WIT Press

Gravity Driven Dewatering Systems For Landfill Expansion


Free (open access)





Page Range

183 - 191




632 kb

Paper DOI



WIT Press


S. A. Smith. & J. A. Smyth


A landfill site near the east coast of the United States in North Carolina has utilized a permanent gravity driven ground water dewatering system to construct lower liner grades, decrease a soil deficit at the site and increase landfill capacity. A variety of methods based on published data and field investigations were used to determine the design and impact of the dewatering system for the site. The design of such systems is highly dependant on the hydraulic conductivity of the aquifer and should be scrutinized based on the extent and impact of the proposed dewatering system. The final design of the dewatering system should include a judgement of the collective aquifer testing results to adequately size the system and to evaluate the schedule of implementation based on the time required for full drawdown. Keywords: aquifer dewatering, landfill construction. 1 Introduction The protection of ground water is an integral part of the design of a solid waste landfill. One of the fundamental concepts of modern landfill design has been to prevent the migration of leachate (stormwater that has been in contact with the waste) into the ground water below the landfill. U.S. Federal regulations (40CFR258.40) require that modern landfills include a low permeability soil liner and a flexible membrane liner to prevent leachate migration into the ground water below. In certain states, this concept is enhanced by an additional separation requirement between the seasonal high ground water table and the bottom of the landfill liner system. In North Carolina, state regulations require a separation of four (4) feet between the uppermost aquifer and the liner subgrade. In shallow aquifer systems, this requirement results in construction of the landfill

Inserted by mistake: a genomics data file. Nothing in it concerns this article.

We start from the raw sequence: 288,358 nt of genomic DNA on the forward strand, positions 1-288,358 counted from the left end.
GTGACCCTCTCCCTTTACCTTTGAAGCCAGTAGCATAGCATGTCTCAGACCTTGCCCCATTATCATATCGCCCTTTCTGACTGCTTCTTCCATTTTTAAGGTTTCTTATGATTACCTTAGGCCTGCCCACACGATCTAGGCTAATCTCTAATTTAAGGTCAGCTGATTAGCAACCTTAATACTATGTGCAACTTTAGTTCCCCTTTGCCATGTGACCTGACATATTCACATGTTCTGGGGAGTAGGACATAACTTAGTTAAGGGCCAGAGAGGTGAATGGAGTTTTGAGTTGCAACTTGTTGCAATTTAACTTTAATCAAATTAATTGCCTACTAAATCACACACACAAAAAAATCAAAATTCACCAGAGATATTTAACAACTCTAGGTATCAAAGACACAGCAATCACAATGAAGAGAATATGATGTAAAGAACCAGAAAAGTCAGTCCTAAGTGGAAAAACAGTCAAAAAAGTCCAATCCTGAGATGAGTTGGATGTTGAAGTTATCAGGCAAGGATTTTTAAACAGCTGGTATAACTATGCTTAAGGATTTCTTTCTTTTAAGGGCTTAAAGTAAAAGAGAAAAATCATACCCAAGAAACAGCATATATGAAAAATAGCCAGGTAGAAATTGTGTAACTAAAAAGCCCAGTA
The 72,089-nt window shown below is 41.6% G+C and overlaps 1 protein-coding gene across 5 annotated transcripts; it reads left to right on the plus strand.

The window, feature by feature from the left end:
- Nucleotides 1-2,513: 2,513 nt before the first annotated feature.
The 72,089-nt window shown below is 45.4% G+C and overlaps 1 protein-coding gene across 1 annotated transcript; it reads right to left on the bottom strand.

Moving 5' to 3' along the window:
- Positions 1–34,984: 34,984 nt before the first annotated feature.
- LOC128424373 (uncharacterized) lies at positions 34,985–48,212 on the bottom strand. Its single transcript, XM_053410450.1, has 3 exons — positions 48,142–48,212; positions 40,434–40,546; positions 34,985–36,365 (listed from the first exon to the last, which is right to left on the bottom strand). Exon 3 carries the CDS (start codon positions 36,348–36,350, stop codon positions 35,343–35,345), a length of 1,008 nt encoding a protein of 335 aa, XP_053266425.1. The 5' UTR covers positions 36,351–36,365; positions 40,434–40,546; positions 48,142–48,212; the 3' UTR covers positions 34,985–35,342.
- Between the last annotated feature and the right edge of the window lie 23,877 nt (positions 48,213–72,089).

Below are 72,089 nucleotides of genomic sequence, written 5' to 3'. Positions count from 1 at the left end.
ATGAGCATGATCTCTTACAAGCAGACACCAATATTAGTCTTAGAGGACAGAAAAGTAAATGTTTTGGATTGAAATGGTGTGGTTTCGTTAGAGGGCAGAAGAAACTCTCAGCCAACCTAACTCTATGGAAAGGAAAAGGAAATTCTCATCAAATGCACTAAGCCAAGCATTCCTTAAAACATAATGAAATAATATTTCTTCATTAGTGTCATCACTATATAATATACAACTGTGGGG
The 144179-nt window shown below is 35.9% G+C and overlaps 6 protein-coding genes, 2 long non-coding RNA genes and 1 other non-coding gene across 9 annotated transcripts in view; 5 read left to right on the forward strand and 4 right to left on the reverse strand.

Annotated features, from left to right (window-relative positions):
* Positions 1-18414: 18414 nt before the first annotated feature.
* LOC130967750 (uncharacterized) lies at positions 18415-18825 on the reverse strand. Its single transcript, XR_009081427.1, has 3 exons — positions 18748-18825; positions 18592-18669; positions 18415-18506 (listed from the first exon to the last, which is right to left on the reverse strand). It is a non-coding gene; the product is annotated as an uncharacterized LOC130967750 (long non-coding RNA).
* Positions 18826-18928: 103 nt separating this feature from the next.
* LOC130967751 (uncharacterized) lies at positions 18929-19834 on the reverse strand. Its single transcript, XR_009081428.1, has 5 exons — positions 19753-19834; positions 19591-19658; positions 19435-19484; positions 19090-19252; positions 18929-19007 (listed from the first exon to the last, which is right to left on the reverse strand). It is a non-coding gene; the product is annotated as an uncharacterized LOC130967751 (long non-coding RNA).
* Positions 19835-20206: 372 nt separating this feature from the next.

aquifer dewatering, landfill construction.